The purpose of tympanoplasty is to repair the perforated eardrum, and sometimes the middle ear bones (ossicles) that consist of the incus, malleus, and stapes. Tympanic membrane grafting may be required. If needed, grafts are usually taken from a vein or fascia (muscle sheath) tissue on the lobe of the ear. Synthetic materials may be used if patients have had previous surgeries and have limited graft availability.

Septoplasty

Septoplasty is a surgical procedure to correct the shape of the septum of the nose. The goal of this procedure is to correct defects or deformities of the septum. The nasal septum is the separation between the two nostrils. In adults, the septum is composed partly of cartilage and partly of bone. Septal deviations are either congenital (present from birth) or develop as a result of an injury. Most people with deviated septa do not develop symptoms. It is typically only the most severely deformed septa that produce significant symptoms and require surgical intervention. However, many septoplasties are performed during rhinoplasty procedures, which are most often performed for cosmetic purposes.

During surgery, the patient’s own cartilage that has been removed can be reused to provide support for the nose if needed. External septum supports are not usually needed. Splints may be needed occasionally to support cartilage when extensive cutting has been done. External splints can be used to support the cartilage for the first few days of healing. Tefla gauze is inserted in the nostril to support the flaps and cartilage and to absorb any bleeding or mucus.

Thyroidectomy

Thyroidectomy is a surgical procedure in which all or part of the thyroid gland is removed. The thyroid gland is located in the forward (anterior) part of the neck just under the skin and in front of the Adam’s apple. The thyroid is one of the body’s endocrine glands, which means that it secretes its products inside the body, into the blood or lymph. The thyroid produces several hormones that have two primary functions: they increase the synthesis of proteins in most of the body’s tissues, and they raise the level of the body’s oxygen consumption.

Stapedotomy

Stapedectomy is a surgical procedure in which the innermost bone (stapes) of the three bones (the stapes, the incus, and the malleus) of the middle ear is removed, and replaced with a small plastic tube surrounding a short length of stainless steel wire (a prosthesis).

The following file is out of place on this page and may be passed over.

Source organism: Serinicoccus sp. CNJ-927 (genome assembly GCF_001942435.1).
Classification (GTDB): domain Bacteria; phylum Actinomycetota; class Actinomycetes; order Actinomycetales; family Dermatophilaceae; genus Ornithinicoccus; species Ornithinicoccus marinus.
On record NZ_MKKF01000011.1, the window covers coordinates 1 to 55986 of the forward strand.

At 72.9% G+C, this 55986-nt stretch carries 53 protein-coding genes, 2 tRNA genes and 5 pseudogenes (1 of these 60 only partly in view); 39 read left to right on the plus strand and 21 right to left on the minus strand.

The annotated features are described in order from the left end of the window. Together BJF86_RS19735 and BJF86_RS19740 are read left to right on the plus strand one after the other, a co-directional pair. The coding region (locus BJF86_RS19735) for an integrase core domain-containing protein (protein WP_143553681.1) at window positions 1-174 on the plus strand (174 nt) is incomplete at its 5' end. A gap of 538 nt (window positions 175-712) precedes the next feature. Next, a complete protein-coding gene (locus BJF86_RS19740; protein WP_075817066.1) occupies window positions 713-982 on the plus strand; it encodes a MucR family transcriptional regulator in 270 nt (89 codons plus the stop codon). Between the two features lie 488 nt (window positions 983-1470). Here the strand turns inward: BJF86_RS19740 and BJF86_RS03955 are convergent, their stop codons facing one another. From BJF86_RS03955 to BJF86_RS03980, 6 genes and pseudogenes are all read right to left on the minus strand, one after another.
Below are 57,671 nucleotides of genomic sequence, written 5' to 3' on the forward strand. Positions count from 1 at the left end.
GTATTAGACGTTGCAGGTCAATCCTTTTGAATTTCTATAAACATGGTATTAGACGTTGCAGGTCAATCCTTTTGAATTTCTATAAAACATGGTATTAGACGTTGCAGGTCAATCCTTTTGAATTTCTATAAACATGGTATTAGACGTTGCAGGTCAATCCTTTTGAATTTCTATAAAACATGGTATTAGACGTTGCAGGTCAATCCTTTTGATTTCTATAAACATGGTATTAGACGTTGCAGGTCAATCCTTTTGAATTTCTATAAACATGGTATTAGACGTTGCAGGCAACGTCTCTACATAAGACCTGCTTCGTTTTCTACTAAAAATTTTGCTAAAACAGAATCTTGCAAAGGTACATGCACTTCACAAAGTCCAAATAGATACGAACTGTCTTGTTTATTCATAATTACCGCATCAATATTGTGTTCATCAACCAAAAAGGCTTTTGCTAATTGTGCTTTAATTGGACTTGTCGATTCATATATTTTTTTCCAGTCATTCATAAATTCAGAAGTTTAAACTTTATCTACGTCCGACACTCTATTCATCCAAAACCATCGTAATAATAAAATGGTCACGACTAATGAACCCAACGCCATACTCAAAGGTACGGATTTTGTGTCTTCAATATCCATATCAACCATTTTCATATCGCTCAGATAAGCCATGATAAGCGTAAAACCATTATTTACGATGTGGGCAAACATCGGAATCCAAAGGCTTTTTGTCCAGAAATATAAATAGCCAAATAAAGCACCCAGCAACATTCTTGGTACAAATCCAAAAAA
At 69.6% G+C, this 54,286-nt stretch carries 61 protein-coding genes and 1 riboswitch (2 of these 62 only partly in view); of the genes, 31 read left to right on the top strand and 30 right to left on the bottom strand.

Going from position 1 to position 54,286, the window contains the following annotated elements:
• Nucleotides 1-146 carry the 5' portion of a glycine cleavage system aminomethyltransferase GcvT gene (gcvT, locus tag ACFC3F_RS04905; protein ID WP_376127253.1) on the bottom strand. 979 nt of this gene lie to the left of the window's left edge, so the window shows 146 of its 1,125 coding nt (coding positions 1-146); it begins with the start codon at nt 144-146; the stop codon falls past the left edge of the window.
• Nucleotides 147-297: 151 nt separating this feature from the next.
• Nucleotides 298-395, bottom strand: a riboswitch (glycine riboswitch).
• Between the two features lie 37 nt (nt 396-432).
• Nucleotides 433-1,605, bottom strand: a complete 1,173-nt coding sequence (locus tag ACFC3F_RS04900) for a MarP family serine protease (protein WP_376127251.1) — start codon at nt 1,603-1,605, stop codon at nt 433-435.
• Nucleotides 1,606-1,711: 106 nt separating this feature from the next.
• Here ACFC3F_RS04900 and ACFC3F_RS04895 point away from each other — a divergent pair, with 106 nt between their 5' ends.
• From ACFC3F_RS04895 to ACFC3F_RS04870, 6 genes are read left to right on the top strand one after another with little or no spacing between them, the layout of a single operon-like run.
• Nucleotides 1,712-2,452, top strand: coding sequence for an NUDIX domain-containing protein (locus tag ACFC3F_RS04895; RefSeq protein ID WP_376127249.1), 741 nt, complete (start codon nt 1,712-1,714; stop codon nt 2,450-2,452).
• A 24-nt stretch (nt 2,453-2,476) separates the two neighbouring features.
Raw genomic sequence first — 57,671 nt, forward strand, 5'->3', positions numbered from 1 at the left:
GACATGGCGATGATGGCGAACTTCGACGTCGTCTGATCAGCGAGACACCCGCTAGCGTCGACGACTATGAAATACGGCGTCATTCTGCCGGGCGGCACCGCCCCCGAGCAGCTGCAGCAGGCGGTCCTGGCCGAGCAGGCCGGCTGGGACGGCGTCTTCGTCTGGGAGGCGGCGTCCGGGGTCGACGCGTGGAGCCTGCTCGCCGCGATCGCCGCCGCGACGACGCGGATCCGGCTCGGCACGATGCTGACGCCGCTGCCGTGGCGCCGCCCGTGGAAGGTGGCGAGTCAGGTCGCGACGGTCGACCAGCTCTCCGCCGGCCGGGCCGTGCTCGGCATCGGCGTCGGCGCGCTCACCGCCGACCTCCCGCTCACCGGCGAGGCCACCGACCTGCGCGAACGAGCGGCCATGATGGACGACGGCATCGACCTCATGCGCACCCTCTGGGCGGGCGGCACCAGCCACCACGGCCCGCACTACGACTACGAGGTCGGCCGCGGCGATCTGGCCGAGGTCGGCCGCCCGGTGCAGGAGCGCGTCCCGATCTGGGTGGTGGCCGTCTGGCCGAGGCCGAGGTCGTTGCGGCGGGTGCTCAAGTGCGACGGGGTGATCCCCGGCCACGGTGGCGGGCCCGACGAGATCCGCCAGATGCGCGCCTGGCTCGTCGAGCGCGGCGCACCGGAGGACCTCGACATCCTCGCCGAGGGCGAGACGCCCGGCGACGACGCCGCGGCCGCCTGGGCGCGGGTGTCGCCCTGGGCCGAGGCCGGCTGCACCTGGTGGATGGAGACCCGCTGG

A stapedectomy is performed to improve the movement of sound to the inner ear. It is done to treat progressive hearing loss caused by otosclerosis, a condition in which spongy bone hardens around the base of the stapes. This condition fixes the stapes to the opening of the inner ear, so that the stapes no longer vibrates properly. Otosclerosis can also affect the malleus, the incus, and the bone that surrounds the inner ear. As a result, the transmission of sound to the inner ear is disrupted. Untreated otosclerosis eventually results in total deafness, usually in both ears.

Cochlear Implant

A cochlear implant is a small, complex electronic device used to treat severe to profound hearing loss. It is surgically implanted underneath the skin behind the patient’s ear.

A cochlear implant delivers useful auditory signals from the environment to the patient by electronically bypassing nonfunctional parts of the ear and directly stimulating the auditory nerve. Unlike a hearing aid, it does not merely amplify sound. Instead, an implant increases the amount of nervous response to sound. Although it does not restore normal hearing, the additional input provided by the implant often improves sound detection and increases speech understanding.

Ossiculoplasty

An ossiculoplasty is an operation to repair, reconstruct and improve the movement of the tiny bones of hearing in the middle ear. These bones may have become damaged or less mobile due to infection or disease such as long-standing middle ear infection (otitis media), or trauma such as a head injury.

The operation involves either reshaping the bones already there so that they work better or using tiny false replacements (prostheses). An incision (surgical cut) is made either in front or behind the ear to reach the area. The main benefit of having an ossiculoplasty is that it will hopefully improve your hearing.

Somnoplasty

Snoring is defined as noisy or rough breathing during sleep, caused by vibration of loose tissue in the upper airway. Surgical treatments for snoring include several different techniques for removing tissue from the back of the patient’s throat, reshaping the nasal passages or jaw, or preventing the tongue from blocking the airway during sleep.

The purpose of snoring surgery (Somnoplasty) is to improve or eliminate the medical and social consequences of heavy snoring. The major exception is surgery to correct a deviated septum or other obstruction in the nose, on the grounds that nasal surgery generally improves the patient’s breathing during the day as well as at night.